• What a great way to describe exactly what I feel about being undocumented Jorge.
      But I didn’t know that going back when I was 19, not thinking what being undocumented would be indeed a life changing for me. Thinking back I would say that I am the strong person I am because of these experience and I also hope one day become a citizen.

      Undocumented for 16 yrs

      • Nilda,
        There are things that are in our circle of influence and can be changed. However those circumstances that are not in our circle of influence should not stress us. I learned to accept them, and learn more about how to live with them. Again, by no means I am saying not to do anything, yes, participate on the efforts to change the big picture, but at the same time learn how to embrace that challenge and live with it. Remember, you are a champion!


    • Hi I am currently an high school senior and i’m graduating in June. I find myself completely lost with no idea about what I will do after I cross that stage. I’v been living undocumented for almost 5 years now and I still haven’t learned how to embrace it yet. I see in your comment that you’ve been undocumented for 15 yrs, I just wanted to ask you if there is any advice you could me on how to live through and embrace the situation and what steps I should take towards completing my education.

      Undocumented for 4 yrs and 6 mths

      • Hi, I noticed you never got a response so I thought I would respond. I am undocumented too and have been for a few years. I’m graduating in 11 days and I hope you made good decisions about where you’re going next. I hope you applied to colleges despite the fear and uncertainty and I hope you looked hard for scholarships.
        I had a great counselor that encouraged me so j applied to my reach schools despite my status. I also applied to numerous scholarships and was honest about being undocumented and j think that truly helped because I think scholarship committees are sympathetic to these kinds of situations.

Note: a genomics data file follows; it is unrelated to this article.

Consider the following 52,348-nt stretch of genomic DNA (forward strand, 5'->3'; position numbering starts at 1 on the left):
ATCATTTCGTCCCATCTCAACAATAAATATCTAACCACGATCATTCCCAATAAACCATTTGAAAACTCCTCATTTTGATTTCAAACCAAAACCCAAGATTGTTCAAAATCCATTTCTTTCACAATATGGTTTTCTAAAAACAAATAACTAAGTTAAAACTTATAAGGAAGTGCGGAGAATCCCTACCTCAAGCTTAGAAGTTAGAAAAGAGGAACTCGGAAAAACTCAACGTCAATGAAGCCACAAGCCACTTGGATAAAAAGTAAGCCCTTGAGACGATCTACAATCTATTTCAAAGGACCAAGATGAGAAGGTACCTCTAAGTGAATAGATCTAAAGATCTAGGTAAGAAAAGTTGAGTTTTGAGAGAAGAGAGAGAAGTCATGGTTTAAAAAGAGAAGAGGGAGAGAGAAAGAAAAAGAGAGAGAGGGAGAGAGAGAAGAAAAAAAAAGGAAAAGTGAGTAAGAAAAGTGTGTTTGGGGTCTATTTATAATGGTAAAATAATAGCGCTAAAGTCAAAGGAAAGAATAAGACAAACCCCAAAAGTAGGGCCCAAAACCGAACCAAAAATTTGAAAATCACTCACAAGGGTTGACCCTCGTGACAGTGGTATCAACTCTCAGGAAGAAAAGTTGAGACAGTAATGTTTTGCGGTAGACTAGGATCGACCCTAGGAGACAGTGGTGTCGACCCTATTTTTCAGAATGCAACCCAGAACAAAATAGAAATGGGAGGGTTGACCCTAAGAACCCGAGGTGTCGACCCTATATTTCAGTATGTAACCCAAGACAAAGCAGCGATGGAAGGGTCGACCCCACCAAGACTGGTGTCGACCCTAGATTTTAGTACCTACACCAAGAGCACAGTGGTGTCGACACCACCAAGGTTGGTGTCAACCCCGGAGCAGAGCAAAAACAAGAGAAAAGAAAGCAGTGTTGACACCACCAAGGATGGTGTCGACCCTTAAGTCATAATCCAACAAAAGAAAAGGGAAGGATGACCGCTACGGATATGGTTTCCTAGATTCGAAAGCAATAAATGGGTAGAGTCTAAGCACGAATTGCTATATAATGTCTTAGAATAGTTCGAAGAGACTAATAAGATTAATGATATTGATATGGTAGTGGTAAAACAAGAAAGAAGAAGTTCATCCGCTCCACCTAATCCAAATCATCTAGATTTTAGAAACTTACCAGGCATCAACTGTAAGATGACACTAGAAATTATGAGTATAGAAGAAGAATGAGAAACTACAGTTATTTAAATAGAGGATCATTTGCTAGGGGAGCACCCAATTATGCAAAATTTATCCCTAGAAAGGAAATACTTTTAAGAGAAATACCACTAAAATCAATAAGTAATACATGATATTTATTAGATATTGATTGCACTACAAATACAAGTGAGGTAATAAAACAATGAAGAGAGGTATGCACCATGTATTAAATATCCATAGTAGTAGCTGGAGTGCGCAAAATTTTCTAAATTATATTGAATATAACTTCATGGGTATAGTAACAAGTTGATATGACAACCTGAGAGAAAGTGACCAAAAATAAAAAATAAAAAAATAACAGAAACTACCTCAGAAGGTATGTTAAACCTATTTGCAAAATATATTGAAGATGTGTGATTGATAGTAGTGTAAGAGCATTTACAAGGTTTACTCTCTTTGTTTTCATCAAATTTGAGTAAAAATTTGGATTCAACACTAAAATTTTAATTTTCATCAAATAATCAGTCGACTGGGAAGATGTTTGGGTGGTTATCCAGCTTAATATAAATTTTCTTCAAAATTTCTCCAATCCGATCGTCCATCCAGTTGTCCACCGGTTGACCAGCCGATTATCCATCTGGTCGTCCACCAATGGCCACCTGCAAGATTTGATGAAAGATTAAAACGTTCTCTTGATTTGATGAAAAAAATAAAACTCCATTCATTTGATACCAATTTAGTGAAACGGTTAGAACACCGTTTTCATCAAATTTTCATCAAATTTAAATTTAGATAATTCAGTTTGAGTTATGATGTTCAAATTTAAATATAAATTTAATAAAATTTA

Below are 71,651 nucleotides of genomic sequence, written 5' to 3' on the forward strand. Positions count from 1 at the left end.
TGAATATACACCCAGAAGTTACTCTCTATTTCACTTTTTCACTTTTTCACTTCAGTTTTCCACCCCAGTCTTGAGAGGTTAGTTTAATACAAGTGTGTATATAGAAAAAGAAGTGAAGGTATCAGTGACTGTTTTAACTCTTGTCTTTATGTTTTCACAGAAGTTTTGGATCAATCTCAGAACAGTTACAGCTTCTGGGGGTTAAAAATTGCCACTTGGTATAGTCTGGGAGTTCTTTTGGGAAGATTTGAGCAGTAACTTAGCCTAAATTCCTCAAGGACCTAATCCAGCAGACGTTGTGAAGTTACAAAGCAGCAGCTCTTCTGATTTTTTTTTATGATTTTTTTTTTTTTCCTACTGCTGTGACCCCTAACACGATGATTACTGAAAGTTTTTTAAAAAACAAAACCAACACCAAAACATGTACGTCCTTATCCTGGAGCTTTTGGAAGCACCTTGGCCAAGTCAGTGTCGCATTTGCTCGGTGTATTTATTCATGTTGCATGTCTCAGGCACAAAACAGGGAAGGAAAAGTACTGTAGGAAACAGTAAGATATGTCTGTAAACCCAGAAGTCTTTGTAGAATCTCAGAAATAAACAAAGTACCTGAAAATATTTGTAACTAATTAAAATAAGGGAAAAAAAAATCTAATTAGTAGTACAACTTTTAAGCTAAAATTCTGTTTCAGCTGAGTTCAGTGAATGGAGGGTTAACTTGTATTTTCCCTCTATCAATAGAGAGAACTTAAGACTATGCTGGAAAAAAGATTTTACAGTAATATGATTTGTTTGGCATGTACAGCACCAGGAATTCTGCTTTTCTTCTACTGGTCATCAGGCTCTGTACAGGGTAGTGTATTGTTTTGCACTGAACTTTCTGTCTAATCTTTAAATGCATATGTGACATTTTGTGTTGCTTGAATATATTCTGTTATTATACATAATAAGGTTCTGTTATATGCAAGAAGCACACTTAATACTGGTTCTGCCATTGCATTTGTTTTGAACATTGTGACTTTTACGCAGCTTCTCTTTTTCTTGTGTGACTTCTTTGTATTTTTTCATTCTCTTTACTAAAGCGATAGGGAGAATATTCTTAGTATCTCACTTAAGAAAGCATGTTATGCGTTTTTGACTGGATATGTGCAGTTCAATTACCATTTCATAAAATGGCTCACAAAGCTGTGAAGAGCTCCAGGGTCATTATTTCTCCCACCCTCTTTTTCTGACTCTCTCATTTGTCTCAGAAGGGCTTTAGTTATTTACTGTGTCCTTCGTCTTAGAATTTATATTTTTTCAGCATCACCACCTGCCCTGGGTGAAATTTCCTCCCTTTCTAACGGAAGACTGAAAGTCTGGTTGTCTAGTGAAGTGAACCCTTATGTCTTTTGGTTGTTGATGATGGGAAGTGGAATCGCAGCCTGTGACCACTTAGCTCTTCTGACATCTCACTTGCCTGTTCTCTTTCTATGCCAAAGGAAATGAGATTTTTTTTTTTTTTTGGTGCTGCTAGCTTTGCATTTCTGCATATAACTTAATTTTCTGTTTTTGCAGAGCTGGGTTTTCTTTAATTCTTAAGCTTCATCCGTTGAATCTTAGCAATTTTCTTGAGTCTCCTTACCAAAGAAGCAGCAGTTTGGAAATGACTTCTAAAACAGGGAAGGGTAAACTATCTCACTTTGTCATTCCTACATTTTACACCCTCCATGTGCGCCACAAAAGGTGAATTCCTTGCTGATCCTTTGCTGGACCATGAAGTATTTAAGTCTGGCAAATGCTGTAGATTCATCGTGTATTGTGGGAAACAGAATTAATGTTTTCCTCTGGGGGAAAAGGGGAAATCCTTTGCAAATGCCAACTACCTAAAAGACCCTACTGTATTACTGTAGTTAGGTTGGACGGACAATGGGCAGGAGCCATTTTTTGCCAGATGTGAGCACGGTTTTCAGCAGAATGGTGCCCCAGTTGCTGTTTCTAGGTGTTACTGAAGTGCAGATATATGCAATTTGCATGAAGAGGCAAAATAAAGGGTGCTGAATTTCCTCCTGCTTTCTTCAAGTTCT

I’m going to my top choice with a good number of scholarships and I’m rhankful for that. So just wanted to encourage you and anyone reading this. Just persevere and don’t let your status limit you. Apply to the school you want to go to unless you know for sure that that school is unwelcoming.
        Be honest with your school counselor if you think you can trust them because they can be very instrumental.
        Look for scholarships ALL the time and apply apply.
        Work 10 times harder than your peers because you just have to.
        Do all these but most importantly, do not let your undocumented status limit you.
        Work on yourself now so that in the future when you get your paperwork in line, you have a good foundation to start your career.
        That’s all!
        Wish you the best of luck!

        • Thank you so much. You don’t know how much your reply means to me. I was so discouraged. I applied to my dream school I got accepted and I enrolled. I applied to a few scholarships and I ‘m still waiting for the results. However, I find myself thinking about what I would do if I don’t get the scholarships. But it helps to know that I’m not the only one out there and there are others who are finding resources and it helps me to stay positive and to remember that things will get better. Again thank you for your reply and Congrats!!!! I’m graduating in 12 days!!